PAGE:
09 August 2020

Advertising and the OODA oops

 OODA is "observe–orient–decide–act" and it's fundamentally tactical; it occurs at the level of operations.  Those can be pretty big operations, campaign level, but someone else has provided the objective.  It's an approach for getting the thing done when you've been provided the thing or the thing is reactive -- don't let the opposition do their thing.

Lots of emphasis to "getting inside the opposition's OODA loop"; they will at that point be reacting to what you were doing, not what you're doing now.  It's an approach to substitute operational excellence for power, whether power is expressed as numbers or resources.

Western everything is driven by advertising.  Advertising is inherently very short term; annual is an eternity in advertising, and everything about modern media acts to shorten the loop time.  The entire internet runs on advertising, and it's been structurally altered to that end.

Which means that, operationally, everything is very tight and very fast.

It also means that the system as a whole is utterly vulnerable to anything patient.  OODA loops operate in a context; someone sufficiently patient and sufficiently well-resourced to seek to alter the context is both invisible and invulnerable.

There are a whole bunch of political applications of this; the obvious one is how mammonites have succeeded by refusing to react to circumstances in any way.  This shouldn't work, but starting with most of the money gives you options most entities don't have.  It becomes the same process as being strangled by a python; every time you exhale, the snake tightens.

The really immediately relevant application, though, is COVID-19.  It's a disease; it doesn't have a decision loop.  It doesn't respond; it just keeps copying as many copies of itself as its circumstances permit.  It can alter those circumstances on the organism level; it certainly cannot, short term, at the population level.  (And long term, population level gets worse for it; it's busily providing selection pressure against being particularly susceptible to becoming infected by it.)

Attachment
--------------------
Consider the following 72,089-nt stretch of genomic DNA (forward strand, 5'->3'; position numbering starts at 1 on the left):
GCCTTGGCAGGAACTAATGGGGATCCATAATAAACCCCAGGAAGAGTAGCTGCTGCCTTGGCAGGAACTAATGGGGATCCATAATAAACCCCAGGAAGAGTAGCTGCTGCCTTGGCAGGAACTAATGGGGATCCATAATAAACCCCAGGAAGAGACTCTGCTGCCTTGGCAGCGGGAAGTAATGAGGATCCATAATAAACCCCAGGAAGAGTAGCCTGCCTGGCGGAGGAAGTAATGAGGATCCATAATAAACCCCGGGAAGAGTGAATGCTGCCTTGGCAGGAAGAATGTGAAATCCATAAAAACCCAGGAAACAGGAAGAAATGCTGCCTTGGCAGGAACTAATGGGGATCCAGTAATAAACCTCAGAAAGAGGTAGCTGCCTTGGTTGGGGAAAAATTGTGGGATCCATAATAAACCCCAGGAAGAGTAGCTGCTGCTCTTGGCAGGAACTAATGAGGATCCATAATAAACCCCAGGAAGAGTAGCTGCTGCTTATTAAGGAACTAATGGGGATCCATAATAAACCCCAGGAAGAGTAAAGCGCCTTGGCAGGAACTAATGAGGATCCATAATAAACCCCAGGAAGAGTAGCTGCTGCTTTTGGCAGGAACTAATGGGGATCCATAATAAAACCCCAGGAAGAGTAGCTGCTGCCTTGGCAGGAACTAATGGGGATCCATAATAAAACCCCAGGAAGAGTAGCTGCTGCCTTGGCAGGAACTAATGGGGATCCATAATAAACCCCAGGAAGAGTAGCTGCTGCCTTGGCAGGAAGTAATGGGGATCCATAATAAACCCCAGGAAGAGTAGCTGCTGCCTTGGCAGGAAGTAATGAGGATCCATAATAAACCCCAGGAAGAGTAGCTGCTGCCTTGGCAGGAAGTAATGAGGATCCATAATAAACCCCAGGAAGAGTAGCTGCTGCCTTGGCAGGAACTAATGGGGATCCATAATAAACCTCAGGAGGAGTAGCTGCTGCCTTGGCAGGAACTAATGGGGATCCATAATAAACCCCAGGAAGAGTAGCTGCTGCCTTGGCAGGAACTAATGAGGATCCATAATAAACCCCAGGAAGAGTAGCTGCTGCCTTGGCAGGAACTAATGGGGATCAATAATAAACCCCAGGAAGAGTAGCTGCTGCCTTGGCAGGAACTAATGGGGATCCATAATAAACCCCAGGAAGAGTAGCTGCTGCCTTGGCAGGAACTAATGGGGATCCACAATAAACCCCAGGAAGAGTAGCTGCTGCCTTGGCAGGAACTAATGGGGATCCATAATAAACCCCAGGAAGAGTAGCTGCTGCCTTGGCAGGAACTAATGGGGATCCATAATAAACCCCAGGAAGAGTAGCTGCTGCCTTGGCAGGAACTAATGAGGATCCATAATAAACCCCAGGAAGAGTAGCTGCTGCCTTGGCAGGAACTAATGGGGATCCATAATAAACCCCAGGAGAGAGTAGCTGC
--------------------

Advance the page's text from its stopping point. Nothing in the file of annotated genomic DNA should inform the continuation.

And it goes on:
The goal with a disease is "sufficient public health response", which is long term, requires defining goals against trade-offs, and which does not benefit in any way from trying to either minimise the cost nor maximise the return for anyone involved.  You're trying to minimise the systemic cost, which is not any individual entity's cost.  If all those entities try to minimise their costs, you get pretty much exactly the disaster we're having.  (There is not market for not dying of a disease, and there can't be.)

Note that all the successful COVID-19 responses were built around What certainly stops transmission? Whatever that was, for the available resources, that's what was done.  Cheaper overall, for everybody?  Absolutely.  Requires setting a strategic objective? Well, yes, yes it does.  Could a system staffed by mammonite officials obsessed with minimising costs to them, personally, their class, secondarily, and oblivious to the concept of system, generally, achieve that?


Not against an easy-mode opponent; a virus incapable of learning or directed change.

That's a worry.

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